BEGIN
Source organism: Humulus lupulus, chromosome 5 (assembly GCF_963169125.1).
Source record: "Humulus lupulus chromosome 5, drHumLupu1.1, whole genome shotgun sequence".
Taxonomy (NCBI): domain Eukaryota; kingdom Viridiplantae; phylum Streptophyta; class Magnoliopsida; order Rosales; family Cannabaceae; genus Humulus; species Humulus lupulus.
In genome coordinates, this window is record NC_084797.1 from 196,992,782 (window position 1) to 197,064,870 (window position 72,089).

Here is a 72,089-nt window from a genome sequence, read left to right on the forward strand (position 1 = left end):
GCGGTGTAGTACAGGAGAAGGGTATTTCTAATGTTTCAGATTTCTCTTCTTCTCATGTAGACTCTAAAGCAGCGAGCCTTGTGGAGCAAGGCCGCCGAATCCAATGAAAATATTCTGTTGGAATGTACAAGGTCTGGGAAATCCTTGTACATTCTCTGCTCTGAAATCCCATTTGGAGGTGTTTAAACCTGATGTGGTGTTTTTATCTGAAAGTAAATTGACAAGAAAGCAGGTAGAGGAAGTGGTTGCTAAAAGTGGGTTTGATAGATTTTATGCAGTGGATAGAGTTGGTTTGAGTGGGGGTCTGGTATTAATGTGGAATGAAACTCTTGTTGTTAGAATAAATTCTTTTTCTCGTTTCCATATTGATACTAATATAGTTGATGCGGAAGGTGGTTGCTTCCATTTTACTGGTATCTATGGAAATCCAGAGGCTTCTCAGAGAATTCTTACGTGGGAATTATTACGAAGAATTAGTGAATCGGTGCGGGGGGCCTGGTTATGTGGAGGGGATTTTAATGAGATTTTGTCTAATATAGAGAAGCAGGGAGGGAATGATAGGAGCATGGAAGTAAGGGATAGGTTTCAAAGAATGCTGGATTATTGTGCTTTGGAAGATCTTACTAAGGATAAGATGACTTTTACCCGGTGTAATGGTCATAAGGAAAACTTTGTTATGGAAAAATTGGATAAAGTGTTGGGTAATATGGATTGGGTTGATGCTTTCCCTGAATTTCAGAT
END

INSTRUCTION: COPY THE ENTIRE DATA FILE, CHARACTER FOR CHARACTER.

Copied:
Source organism: Humulus lupulus, chromosome 5 (assembly GCF_963169125.1).
Source record: "Humulus lupulus chromosome 5, drHumLupu1.1, whole genome shotgun sequence".
Taxonomy (NCBI): domain Eukaryota; kingdom Viridiplantae; phylum Streptophyta; class Magnoliopsida; order Rosales; family Cannabaceae; genus Humulus; species Humulus lupulus.
In genome coordinates, this window is record NC_084797.1 from 196,992,782 (window position 1) to 197,064,870 (window position 72,089).

Here is a 72,089-nt window from a genome sequence, read left to right on the forward strand (position 1 = left end):
GCGGTGTAGTACAGGAGAAGGGTATTTCTAATGTTTCAGATTTCTCTTCTTCTCATGTAGACTCTAAAGCAGCGAGCCTTGTGGAGCAAGGCCGCCGAATCCAATGAAAATATTCTGTTGGAATGTACAAGGTCTGGGAAATCCTTGTACATTCTCTGCTCTGAAATCCCATTTGGAGGTGTTTAAACCTGATGTGGTGTTTTTATCTGAAAGTAAATTGACAAGAAAGCAGGTAGAGGAAGTGGTTGCTAAAAGTGGGTTTGATAGATTTTATGCAGTGGATAGAGTTGGTTTGAGTGGGGGTCTGGTATTAATGTGGAATGAAACTCTTGTTGTTAGAATAAATTCTTTTTCTCGTTTCCATATTGATACTAATATAGTTGATGCGGAAGGTGGTTGCTTCCATTTTACTGGTATCTATGGAAATCCAGAGGCTTCTCAGAGAATTCTTACGTGGGAATTATTACGAAGAATTAGTGAATCGGTGCGGGGGGCCTGGTTATGTGGAGGGGATTTTAATGAGATTTTGTCTAATATAGAGAAGCAGGGAGGGAATGATAGGAGCATGGAAGTAAGGGATAGGTTTCAAAGAATGCTGGATTATTGTGCTTTGGAAGATCTTACTAAGGATAAGATGACTTTTACCCGGTGTAATGGTCATAAGGAAAACTTTGTTATGGAAAAATTGGATAAAGTGTTGGGTAATATGGATTGGGTTGATGCTTTCCCTGAATTTCAGAT